• Improve model physics parameterizations (convection, microphysics, land surface, snow processes, planetary boundary layer) to enable credible climate model simulations of the water cycle over western North America
  • Improve characterization of uncertainty in climate model simulations, through statistical and dynamical downscaling and multi-model ensemble processing (as in the North American Regional Climate Change Assessment Program, or NARCCAP) for the western North American water cycle
  • Work with partners to examine the impact of climate change on groundwater storage (such as in the Ogallala Aquifer).
  • Improve the characterization and parameterization of the impact of the water cycle on biogeochemical cycles through the BEACHON project
  • Determine the leading drivers of societal vulnerability and adaptive capacity to changes in water availability in western North America and determine how state-of-the-art model scenarios can best inform decisions about water resources
  • Develop modeling scenarios to explore how changes in population size and location, economic development, land use, and infrastructure impact water resource management, and how these processes are influenced by climate change

The resulting improvements to climate models and the inclusion of societal vulnerability and adaptation in model development and applications will benefit many other parts of the world, especially those with comparable vulnerabilities.

Tools for Integrating Measurements into Models

Effectively synthesizing multi-scale Earth and Sun system model output with measurements is at the core of much NCAR science. Observations are used to develop theories, confront model results, and, through assimilation techniques, adjust those results. Remote sensing from space now provides essential global-scale information on the atmosphere, and novel sensor networks are being developed that will provide new unique and dense observations, supplementing traditional observations. Model representation of difficult-to-observe processes can be improved by examining the mismatch between models and corresponding forecasts based on assimilation of observational data, particularly satellite observations and spectrally resolved images of the Sun and its magnetic field.

There is an emerging opportunity for NCAR to serve the community by developing and supporting numerical tools and strategies for integrating measurements and models. This process relies on new, flexible methods of data assimilation in which heterogeneous sets of physical measurements can be combined with geophysical models to both yield better predictions and detect model biases. This activity has two distinct benefits: models can augment the often-sparse coverage of observations, and high-resolution observations can diagnose strengths and weaknesses of a physical model and its supporting parameterizations. This frontier will also support new instrument design by providing a framework in which the community can assess the ability of novel observations to improve prediction or elucidate imperfectly understood physical processes. We plan to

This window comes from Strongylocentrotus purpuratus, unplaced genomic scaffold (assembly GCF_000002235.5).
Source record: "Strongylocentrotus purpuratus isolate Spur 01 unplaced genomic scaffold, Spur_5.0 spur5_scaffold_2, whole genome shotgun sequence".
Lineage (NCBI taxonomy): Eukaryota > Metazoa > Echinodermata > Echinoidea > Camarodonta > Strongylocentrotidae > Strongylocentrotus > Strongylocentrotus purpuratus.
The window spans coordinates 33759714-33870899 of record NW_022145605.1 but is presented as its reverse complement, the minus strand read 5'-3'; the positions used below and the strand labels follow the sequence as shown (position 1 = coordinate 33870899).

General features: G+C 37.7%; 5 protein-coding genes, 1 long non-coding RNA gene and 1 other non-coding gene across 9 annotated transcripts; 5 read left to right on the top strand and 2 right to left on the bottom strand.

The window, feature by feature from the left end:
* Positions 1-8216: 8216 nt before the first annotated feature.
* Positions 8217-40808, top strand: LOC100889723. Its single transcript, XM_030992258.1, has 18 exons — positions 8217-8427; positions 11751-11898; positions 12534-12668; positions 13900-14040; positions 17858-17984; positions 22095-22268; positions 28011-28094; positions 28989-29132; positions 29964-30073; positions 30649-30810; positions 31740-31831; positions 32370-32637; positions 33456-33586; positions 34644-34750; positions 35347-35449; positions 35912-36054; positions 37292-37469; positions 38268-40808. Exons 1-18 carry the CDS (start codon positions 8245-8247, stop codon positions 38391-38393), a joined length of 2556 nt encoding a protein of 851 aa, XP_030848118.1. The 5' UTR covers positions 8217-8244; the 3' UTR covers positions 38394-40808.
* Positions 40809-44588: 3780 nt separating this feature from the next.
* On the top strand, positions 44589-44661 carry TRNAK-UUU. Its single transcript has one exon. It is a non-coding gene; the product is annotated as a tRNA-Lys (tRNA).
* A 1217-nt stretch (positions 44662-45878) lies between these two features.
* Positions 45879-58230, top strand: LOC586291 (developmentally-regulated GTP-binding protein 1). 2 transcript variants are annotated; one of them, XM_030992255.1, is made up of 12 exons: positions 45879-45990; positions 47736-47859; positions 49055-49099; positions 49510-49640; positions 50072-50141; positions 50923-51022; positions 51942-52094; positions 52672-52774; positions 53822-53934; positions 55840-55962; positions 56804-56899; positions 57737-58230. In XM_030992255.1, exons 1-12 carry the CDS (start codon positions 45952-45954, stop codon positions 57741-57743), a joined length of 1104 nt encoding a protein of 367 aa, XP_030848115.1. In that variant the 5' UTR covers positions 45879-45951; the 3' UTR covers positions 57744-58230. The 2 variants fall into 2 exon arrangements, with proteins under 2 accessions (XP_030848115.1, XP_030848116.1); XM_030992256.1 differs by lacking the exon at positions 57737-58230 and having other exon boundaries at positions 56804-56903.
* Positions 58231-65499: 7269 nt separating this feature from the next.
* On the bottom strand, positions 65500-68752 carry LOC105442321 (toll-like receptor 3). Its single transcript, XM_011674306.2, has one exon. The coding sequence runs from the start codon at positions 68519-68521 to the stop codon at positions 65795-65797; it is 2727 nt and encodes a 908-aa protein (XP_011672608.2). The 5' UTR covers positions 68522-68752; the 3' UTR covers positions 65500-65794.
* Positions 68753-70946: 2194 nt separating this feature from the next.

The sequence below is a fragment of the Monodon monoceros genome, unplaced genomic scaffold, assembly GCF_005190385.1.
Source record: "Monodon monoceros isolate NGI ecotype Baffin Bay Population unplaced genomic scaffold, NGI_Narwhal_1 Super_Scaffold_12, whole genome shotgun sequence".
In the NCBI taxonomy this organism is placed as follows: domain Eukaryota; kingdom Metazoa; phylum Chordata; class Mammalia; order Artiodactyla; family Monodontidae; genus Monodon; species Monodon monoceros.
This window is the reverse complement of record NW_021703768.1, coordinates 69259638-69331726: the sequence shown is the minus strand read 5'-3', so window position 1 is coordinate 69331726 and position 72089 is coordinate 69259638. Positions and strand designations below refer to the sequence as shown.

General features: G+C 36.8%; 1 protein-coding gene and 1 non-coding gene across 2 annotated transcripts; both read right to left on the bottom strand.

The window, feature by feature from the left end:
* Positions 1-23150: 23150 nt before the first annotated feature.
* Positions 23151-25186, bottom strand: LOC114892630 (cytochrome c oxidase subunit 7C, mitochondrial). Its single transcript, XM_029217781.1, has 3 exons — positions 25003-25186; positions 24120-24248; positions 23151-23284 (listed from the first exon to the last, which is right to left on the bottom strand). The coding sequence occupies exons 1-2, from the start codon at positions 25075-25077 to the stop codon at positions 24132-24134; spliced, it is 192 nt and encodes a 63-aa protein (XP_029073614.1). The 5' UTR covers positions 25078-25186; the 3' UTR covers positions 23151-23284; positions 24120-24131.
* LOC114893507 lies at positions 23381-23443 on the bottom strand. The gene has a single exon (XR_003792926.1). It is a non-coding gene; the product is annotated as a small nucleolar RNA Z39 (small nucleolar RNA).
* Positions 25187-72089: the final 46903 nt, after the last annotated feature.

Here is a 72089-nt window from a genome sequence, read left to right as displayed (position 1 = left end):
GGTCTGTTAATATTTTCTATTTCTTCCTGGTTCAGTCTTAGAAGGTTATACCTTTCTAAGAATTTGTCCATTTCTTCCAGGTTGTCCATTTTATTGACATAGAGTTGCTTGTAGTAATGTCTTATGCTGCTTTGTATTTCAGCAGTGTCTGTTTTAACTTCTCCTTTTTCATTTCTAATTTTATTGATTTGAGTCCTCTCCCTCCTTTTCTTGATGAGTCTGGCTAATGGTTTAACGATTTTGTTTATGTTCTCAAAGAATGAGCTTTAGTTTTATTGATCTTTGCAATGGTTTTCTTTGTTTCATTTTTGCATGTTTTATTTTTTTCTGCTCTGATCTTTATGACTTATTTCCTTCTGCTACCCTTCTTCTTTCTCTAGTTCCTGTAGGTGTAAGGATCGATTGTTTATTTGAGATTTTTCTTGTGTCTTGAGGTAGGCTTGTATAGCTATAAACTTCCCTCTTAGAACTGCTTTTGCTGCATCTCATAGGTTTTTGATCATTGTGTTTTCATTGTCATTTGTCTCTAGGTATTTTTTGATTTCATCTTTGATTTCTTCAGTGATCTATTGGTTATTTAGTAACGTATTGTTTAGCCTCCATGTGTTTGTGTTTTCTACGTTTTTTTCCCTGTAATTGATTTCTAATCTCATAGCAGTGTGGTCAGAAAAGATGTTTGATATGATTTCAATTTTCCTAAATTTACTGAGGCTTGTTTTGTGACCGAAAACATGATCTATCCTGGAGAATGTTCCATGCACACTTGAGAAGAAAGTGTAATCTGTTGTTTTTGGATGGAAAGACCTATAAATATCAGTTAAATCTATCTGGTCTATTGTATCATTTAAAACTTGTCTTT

• Confront climate models, solar simulation models, and their components with observations via data assimilation and extensive diagnostic analysis. Extend data assimilation procedures to the upper atmosphere (such as the regions covered by WACCM), and to geospace modeling
  • Develop and distribute tools that promote the integration of remote sensing data with models via data assimilation, and map science questions onto measurement and instrument requirements
  • Develop a prototype system for chemical weather analysis and prediction by combining remote sensing and other observations with data assimilation and a prediction system
  • Exploit the capabilities of NSF aircraft and other airborne observing systems in model and satellite validation and provide tools for comparing measurements with corresponding model representations
  • Develop ensemble data assimilation methods to address sets of bounded observations such as atmospheric concentrations or Doppler radar reflectivity
  • Develop and test assimilation approaches for initialization of decadal-scale and longer climate predictions
  • With the university community, continue to assemble observations of the carbon and nitrogen cycles for the evaluation and improvement of biogeochemical models through testing against observational constraints

New Grid-Based Computing for the Community